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Works of James M. Whitfield

America and Other Writings by a Nineteenth-Century African American Poet

Edited by Robert S. Levine and Ivy G. Wilson

Publication Year: 2011

Levine and Wilson compile and annotate Whitfield's extant writings, both poetry and prose, and they offer significant new biographical information in a fulsome introduction to the volume. This book restores Whitfield to his rightful place in the arts and politics of his day. Whitfield's essays, which are little known to present-day scholars, situate him in relation to Douglass, Martin Delany, Frances Harper, and George Boyer Vashon, among others, and they shed much light on his poetry. This book also contributes to the on- going rethinking of African American writing in this period, underscoring the importance of poetry and periodical culture to black writing as well as the importance of the debate on emigration.

Published by: The University of North Carolina Press

Title Page, Copyright

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Acknowledgments

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pp. ix-xii

We are pleased to acknowledge the generosity and support of a number of individuals and institutions. We did the bulk of our research and document collecting at the Library of Congress, and we are grateful for the assistance of its expert staff...

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Introduction

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pp. 1-28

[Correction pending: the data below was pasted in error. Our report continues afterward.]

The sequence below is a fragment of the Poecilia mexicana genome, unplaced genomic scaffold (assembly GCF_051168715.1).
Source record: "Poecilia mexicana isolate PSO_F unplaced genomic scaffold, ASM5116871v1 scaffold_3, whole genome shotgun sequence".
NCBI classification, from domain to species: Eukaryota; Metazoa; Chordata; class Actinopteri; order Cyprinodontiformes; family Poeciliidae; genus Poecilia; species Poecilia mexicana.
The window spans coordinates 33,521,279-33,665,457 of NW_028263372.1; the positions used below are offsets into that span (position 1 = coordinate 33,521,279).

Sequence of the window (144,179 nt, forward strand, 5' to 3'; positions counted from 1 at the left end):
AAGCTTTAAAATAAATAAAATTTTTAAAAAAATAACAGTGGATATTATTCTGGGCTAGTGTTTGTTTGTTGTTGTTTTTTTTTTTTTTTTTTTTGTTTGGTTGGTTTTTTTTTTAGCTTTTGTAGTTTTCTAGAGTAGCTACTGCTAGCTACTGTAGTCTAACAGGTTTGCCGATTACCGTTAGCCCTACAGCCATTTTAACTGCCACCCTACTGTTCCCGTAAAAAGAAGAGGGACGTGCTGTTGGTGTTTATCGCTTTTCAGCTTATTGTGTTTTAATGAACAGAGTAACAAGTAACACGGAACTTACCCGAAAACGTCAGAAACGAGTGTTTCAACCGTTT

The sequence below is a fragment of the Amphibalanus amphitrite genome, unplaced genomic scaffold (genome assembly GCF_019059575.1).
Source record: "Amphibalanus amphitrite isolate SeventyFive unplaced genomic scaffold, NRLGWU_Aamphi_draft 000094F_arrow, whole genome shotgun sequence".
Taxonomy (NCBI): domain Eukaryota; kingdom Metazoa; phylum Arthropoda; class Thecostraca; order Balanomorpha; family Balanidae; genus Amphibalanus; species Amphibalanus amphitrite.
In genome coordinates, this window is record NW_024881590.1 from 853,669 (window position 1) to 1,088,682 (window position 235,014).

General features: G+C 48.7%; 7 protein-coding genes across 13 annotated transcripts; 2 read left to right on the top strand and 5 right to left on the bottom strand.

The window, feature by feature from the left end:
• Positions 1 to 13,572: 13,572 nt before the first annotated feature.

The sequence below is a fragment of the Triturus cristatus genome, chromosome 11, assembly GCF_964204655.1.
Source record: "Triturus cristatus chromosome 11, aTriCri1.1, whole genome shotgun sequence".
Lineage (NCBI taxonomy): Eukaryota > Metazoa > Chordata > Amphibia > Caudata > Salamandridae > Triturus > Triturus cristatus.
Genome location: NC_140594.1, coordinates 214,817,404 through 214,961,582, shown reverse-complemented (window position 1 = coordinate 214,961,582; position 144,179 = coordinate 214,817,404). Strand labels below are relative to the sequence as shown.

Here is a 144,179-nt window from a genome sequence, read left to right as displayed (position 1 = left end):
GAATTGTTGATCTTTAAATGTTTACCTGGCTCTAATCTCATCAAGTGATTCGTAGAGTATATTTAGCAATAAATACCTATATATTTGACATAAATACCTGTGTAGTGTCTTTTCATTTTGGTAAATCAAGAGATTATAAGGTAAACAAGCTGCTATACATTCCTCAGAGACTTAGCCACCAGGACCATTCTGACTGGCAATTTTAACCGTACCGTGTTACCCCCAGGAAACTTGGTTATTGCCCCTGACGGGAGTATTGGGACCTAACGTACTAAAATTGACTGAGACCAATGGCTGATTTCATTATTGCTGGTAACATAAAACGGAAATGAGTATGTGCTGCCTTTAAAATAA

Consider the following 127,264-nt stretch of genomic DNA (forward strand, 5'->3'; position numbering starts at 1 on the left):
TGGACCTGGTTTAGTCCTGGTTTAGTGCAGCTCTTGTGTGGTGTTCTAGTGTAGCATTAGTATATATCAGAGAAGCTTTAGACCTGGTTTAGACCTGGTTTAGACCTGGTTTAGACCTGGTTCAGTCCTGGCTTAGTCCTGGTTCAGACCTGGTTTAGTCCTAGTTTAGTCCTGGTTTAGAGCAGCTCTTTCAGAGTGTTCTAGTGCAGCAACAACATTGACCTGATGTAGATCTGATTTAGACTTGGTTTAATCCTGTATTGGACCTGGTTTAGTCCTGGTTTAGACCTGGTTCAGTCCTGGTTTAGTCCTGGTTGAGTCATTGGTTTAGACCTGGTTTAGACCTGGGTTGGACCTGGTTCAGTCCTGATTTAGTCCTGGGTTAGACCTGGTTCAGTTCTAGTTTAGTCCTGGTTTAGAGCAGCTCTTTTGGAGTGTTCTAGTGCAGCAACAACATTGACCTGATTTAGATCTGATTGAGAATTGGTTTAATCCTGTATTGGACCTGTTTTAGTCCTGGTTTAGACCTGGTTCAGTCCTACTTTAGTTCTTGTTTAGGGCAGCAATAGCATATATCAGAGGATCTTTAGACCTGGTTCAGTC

In his own time, James Monroe Whitfield (1822–71) was a celebrated African American poet and leader. He was the friend of Frederick Douglass and Martin R. Delany, and his poetry...

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A Note on the Texts

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pp. 29-30

Most of the poems, essays, and letters in this edition have not been republished since their first appearance in the mid-nineteenth century. Whitfield published his work...

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PART I. America

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pp. 31-34

In 1853, the James S. Leavitt Company, a relatively small press in Buffalo known for its Universalist and Unitarian publications,¹ brought out Whitfield’s first and only collection...

CONTENTS

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pp. 37-38

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INTRODUCTION

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pp. 39-40

“ANOTHER book of poetry,” exclaims the reader; “and that, too, by one of the proscribed race, whose lot has been ignorance and servitude.” It is even so: and this little volume is presented to the public in the full confidence that it will be read...

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AMERICA

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pp. 41-45

AMERICA, it is to thee, Thou boasted land of liberty,— It is to thee I raise my song, Thou land of blood, and crime, and wrong...

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CHRISTMAS HYMN

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pp. 46-47

HAIL, glorious morn! whose radiant beams, Looked down on Christ’s nativity, For every year thy presence...

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LINES ON THE DEATH OFJOHN QUINCY ADAMS

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pp. 47-48

THE great, the good, the just, the true, Has yielded up his latest breath; The noblest man our country knew, Bows to the ghastly monster...

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TO CINQUE

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p. 49-49

ALL hail! thou truly noble chief, Who scorned to live a cowering slave; Thy name shall stand on history’s leaf, Amid the mighty and the brave...

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NEW YEAR’S HYMN

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p. 50-50